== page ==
Murrieta, California (ANS) – A letter sent to California Governor Gavin Newsom states that the State is discriminating against churches. The complete content of the letter is available here.
Eric S. Dreiband, Assistant Attorney General for the United States, Civil Rights Division, writes about the Executive Order N-33-20 issued March 19. 2020 by the governor ordering Californians to remain at home. The order excepted authorized necessary activities as laid out by the Public Health Officer. Going forward, the Public Health Officer’s April 28th “essential workforce list” does not appear to treat religious activities and comparable nonreligious activities the same.
Religious Activities Treated Differently Than Secular Endeavors
The Health Officer’s list allows faith-based services, but only if provided through streaming or other technologies. In-person religious services are thus apparently prohibited even if they adhere to social distancing standards. The list of nonreligious workers who are not so restricted by the Executive Order and essential workforce list when telework -is not practical – is expansive.
In-person religious services are thus apparently prohibited even if they adhere to social distancing standards.
For example, the list allows workers in the entertainment industry. The list also includes “workers supporting eCommerce” as essential, regardless of whether the products they sell are life-preserving or not. He writes that “California has not shown why entertainment studios and non-essential eCommerce are included provided they social distance, but religious gatherings with social distancing are forbidden. This facially discriminates against religious exercise.”
There is no pandemic exception to the U.S. Constitution and its Bill of Rights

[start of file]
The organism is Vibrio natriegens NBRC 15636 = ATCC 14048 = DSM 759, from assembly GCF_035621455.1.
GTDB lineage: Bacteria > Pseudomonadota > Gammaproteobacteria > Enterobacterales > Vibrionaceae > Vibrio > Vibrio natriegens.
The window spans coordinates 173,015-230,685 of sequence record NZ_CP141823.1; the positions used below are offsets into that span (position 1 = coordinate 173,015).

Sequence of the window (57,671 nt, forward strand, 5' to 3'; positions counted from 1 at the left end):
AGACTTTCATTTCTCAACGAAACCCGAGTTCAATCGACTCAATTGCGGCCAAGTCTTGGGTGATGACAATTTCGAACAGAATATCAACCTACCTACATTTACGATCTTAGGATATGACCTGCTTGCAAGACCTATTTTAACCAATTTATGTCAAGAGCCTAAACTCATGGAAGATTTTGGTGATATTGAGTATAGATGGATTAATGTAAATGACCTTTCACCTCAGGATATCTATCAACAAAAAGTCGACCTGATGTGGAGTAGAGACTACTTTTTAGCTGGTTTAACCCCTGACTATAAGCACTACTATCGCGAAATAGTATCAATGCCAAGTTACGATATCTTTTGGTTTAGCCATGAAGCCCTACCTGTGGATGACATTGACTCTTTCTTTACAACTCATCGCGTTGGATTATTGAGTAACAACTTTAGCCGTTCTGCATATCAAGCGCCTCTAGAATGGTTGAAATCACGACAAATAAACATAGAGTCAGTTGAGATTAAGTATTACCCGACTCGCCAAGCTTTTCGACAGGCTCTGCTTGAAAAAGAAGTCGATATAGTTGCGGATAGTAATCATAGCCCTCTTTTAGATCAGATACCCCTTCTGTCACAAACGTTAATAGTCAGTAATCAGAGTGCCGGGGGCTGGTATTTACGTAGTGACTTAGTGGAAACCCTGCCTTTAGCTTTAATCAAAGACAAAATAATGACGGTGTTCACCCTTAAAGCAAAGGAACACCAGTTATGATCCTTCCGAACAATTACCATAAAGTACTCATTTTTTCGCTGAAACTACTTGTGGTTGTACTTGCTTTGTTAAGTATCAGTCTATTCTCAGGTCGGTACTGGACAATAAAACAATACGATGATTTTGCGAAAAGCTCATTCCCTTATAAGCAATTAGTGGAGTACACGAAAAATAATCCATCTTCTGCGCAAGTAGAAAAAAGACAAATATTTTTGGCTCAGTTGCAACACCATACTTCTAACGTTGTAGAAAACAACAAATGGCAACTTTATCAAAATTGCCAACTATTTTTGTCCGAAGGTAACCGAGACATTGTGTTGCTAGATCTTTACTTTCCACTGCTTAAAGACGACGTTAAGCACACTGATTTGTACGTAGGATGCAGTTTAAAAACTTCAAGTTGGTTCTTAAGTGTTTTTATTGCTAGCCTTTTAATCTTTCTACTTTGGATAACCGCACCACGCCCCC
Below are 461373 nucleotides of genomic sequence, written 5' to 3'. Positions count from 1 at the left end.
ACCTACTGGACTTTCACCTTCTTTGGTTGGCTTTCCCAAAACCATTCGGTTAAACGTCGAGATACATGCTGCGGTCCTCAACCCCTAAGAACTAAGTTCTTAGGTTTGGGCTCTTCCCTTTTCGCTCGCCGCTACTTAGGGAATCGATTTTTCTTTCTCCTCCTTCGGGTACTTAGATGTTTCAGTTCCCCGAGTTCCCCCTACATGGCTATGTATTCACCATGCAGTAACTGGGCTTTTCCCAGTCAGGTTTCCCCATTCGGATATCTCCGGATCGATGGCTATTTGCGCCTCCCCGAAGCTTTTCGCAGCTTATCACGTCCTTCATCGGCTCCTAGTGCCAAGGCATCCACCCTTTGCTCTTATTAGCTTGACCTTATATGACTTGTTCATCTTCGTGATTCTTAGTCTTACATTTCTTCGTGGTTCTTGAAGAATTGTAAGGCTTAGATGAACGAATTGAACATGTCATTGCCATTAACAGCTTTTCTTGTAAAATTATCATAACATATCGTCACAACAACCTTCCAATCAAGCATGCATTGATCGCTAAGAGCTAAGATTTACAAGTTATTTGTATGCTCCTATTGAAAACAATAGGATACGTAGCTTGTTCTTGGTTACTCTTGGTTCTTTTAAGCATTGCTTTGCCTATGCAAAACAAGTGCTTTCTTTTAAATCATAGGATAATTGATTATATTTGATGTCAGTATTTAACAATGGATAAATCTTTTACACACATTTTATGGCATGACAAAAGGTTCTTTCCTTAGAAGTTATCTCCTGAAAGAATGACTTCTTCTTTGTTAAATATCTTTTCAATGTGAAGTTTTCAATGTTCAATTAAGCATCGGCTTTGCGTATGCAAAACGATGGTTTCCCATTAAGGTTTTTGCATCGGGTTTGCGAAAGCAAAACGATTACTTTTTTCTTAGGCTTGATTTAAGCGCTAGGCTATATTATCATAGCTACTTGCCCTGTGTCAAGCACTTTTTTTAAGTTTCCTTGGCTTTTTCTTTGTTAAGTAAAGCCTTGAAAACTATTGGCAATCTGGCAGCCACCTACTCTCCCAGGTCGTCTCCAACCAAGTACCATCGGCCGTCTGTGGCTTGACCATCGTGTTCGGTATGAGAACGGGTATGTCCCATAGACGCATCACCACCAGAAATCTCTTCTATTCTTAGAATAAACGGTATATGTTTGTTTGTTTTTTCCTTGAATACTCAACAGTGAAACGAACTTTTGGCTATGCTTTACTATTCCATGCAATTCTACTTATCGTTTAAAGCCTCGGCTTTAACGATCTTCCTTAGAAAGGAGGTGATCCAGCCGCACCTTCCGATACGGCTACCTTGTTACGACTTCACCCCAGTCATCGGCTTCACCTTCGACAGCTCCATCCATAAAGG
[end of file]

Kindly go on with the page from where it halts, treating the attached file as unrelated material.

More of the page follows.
Places of worship are not permitted to hold religious worship services until Stage 3. However. in Stage 2, schools, restaurants, factories, offices, shopping malls, swap meets, and others are permitted to operate with social distancing. This constitutes precisely the kind of differential treatment the Supreme Court identified in the Lukumi decision.
Even more pronounced unequal treatment of faith communities is evident in California’s Reopening Plan.
While it is true that social distancing requirements applied to places of worship may inevitably result in much smaller
congregations than some faith groups would like, in our experience with other controversies around the country. many places of worship are quite content to operate at 25% of capacity in a way that allows for social distancing between family groups. The Department of Justice does not seek to dictate how States such as California determine what degree of activity and personal interaction should be allowed to protect the safety of their citizens. However. we are charged with upholding the Constitution and federal statutory protections for civil rights. Whichever level of restrictions you adopt, these civil rights protections mandate equal treatment of persons and activities of a secular and religious nature.